The Truth about GMO Foods and If They Are Harmful
Genetically modified organisms – also known as GMOs – are the subject of a hot debate. Even though we’ve been dealing with them for several decades now, GMO foods still make the news headlines. The plants and animals whose genes have been altered by scientists are often related to news about world hunger, environment, economy, health, and even politics.
The Plate Debate
On one side of the argument, critics of GMO foods say they are bad for your health. However, those in favor of genetically improved organisms argue the benefits of GMOs outbalance the potential negative aspects. Supporters add that genetic alteration is one of the best things that happened to science-based innovations.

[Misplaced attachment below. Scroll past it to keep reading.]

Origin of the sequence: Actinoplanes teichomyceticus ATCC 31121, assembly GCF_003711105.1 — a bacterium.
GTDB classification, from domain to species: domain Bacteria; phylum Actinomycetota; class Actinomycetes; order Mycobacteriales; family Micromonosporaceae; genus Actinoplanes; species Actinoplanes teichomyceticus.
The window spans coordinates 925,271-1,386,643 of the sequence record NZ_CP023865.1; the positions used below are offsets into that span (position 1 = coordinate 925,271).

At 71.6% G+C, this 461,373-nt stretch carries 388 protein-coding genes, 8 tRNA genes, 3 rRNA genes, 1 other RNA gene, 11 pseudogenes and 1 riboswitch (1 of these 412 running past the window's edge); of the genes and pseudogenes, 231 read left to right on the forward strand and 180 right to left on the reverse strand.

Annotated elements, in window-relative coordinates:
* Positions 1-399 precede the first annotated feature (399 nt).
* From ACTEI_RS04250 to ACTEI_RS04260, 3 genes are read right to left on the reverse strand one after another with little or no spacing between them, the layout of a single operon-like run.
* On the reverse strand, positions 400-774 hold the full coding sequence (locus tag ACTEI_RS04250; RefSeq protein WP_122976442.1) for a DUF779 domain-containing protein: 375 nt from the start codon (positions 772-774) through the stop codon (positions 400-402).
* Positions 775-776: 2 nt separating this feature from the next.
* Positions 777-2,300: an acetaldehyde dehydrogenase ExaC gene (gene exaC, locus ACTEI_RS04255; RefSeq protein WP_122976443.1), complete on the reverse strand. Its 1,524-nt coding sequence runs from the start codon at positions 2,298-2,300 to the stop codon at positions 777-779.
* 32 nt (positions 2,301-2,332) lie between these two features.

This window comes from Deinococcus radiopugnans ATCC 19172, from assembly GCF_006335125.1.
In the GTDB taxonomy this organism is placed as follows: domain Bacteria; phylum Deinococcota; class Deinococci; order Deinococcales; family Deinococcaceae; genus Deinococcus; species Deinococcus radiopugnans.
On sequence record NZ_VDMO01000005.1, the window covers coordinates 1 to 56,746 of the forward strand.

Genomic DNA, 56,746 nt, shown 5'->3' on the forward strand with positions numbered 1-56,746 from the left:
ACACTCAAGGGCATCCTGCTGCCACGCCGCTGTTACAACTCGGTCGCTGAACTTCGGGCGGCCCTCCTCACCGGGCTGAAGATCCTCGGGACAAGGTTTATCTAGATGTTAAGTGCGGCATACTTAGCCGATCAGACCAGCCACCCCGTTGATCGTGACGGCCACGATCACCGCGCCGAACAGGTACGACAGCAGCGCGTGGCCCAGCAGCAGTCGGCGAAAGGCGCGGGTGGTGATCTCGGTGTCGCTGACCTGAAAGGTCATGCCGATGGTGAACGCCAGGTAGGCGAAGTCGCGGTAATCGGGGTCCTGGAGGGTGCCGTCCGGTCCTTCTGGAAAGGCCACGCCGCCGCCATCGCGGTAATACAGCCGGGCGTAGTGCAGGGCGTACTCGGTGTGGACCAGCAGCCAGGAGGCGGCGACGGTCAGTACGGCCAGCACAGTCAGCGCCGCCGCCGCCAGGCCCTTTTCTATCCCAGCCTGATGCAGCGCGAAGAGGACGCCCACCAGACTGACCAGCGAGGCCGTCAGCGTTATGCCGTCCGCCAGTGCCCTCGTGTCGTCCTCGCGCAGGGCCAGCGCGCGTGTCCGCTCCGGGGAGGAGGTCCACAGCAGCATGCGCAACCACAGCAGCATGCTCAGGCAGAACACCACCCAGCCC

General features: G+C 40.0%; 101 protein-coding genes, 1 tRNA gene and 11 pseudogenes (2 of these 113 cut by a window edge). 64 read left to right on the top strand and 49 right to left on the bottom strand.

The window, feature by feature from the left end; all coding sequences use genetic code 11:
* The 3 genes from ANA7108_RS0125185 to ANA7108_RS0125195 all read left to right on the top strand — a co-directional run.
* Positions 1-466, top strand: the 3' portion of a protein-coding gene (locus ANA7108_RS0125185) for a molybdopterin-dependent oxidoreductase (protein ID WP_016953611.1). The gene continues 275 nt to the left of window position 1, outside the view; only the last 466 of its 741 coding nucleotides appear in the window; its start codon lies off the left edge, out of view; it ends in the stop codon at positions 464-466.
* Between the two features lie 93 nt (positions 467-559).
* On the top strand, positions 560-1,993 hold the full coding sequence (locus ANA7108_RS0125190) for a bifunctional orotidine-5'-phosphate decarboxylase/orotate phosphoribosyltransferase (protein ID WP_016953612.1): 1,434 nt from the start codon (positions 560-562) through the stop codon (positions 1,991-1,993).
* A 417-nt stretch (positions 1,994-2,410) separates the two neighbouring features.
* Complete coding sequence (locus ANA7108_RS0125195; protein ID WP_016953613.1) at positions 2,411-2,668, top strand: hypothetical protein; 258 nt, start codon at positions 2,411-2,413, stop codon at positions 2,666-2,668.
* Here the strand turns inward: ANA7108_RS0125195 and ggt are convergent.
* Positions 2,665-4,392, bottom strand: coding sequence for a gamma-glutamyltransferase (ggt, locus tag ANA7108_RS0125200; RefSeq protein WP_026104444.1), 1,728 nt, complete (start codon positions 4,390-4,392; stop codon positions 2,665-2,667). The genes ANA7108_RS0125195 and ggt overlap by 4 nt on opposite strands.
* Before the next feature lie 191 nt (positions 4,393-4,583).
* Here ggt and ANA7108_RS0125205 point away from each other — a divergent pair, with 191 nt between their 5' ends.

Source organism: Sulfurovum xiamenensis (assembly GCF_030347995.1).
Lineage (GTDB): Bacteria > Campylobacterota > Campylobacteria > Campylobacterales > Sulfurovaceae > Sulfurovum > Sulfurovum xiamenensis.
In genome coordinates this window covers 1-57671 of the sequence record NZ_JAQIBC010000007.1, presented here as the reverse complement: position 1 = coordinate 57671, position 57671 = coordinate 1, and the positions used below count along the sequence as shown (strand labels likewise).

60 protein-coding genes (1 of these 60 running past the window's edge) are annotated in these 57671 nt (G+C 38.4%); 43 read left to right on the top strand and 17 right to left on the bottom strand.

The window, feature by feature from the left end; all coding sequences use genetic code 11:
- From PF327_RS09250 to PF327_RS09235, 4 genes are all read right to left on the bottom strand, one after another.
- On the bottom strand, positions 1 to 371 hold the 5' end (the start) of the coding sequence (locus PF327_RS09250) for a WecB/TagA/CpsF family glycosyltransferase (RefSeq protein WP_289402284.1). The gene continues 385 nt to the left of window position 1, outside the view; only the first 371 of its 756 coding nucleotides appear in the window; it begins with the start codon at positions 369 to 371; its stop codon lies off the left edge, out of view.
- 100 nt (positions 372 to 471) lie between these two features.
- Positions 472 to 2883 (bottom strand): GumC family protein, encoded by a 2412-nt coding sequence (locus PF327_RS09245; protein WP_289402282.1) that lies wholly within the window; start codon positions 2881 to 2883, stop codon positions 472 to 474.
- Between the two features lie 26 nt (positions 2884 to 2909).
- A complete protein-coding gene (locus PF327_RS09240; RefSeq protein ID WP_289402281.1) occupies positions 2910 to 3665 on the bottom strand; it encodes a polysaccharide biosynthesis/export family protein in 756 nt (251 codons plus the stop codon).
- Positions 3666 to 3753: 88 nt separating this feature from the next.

The divide was quite clear in a 2015 survey conducted by the Pew Research Center. It showed almost 9 out of 10 scientists from the American Association for the Advancement of Science consider it is “generally safe” to eat GMO foods. However, more than half of U.S. adults participating in that same survey thought we probably shouldn’t eat them.
People seem to disagree about pretty much anything when it comes to genetic modifications. They argue about whether GMO foods should be labeled or not. They debate the long-term effects that producing them will have on our planet. And they wonder about the human safety of GMOs and the negative effects they might have on our bodies. So how can you know for sure you’re making choices that benefit your health?